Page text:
Inspired By Ireland Craic – a Gaelic word (pronounced “crack”) loosely translated as “fun and music” or “good times” -- Ireland may be the only place in the world where being in search of some good craic doesn’t get you in trouble with the local authorities.
| STORY & PHOTOS BY RON OLIVER |
hen winter turns the corner and settles into spring, it’s the perfect time to visit Ireland. The crisp nippy air makes your tea-with-whiskey a nightly anticipation. The narrow roadways have not yet begun to anticipate summer tour bus jams. The locals are as friendly as they always are.
And the sun peaks out long enough to 74 Wine Dine & Travel Summer 2014
ensure the pastures and trees retain their emerald shade of green. And if the weather turns melancholy, wet and grey, you can duck into a pub where a wood-burning fire will warm your body while a fiddler warms your soul. And the cares of tomorrow will wait until the day is done.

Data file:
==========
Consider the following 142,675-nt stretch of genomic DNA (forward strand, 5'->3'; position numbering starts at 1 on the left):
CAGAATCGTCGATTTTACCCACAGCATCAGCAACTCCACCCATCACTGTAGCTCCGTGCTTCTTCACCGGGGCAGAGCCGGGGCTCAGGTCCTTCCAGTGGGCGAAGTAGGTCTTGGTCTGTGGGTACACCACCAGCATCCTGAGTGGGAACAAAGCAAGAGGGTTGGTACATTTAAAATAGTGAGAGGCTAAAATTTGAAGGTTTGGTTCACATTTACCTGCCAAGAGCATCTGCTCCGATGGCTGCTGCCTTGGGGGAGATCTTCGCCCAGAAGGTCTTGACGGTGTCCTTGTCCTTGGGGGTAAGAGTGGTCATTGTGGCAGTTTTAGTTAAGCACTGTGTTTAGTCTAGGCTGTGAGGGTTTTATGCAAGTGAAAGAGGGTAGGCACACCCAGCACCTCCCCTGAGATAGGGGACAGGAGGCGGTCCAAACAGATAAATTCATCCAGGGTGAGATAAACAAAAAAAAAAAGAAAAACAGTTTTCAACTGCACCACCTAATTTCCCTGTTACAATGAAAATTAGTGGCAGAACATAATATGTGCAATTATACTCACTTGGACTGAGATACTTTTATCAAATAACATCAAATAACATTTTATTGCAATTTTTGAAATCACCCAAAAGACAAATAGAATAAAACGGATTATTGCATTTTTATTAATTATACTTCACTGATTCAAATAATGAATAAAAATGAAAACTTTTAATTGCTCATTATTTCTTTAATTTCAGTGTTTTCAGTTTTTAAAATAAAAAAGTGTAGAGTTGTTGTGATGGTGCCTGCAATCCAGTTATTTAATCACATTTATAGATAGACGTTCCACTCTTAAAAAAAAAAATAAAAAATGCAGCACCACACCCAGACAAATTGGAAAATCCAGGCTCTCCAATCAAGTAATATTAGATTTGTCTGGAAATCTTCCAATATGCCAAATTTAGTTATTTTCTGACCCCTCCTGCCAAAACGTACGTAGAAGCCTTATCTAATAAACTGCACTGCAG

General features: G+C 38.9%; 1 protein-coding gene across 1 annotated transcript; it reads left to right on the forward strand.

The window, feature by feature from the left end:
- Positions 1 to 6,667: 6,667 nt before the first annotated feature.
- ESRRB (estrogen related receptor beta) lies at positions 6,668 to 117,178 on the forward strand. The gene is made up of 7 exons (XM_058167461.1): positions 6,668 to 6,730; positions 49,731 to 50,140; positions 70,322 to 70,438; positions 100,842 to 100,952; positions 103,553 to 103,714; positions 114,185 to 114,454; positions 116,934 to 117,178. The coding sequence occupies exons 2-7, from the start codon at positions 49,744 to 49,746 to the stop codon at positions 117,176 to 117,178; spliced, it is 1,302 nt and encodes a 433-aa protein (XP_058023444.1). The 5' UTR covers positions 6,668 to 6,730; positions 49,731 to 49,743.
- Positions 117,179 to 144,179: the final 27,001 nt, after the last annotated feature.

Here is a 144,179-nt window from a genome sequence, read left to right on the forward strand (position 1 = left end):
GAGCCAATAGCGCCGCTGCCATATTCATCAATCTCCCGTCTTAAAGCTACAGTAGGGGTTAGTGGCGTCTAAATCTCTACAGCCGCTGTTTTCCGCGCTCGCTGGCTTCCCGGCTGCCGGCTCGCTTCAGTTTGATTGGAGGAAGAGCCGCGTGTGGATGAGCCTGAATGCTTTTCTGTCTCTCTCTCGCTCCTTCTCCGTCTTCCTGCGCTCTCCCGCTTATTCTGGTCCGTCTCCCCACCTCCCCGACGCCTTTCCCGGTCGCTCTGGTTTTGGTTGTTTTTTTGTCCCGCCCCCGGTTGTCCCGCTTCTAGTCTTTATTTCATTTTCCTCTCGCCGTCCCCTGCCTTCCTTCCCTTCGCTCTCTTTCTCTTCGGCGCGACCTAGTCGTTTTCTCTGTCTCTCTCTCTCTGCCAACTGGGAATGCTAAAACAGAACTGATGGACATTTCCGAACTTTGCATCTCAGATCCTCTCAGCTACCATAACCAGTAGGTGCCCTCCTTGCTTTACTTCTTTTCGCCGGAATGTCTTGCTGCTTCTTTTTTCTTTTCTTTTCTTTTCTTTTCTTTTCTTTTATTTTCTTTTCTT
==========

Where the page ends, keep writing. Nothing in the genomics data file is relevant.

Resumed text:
tered a bit of each in everything we did and saw. Finding Craic In Doolin
The village of Doolin, on the rugged and scarcely populated Central West coast of Ireland, has one main intersection, five pubs, a few shops and a famous underIreland is rich in history, tradition, ge- ground cave -- enough to keep you busy ography, hospitality, music and magic. for a couple days. Craic culture brings On a 3,000-kilometer trek through the a spirited energy to the village. While Western half of the country, we encoun- many of Ireland’s establishments ca-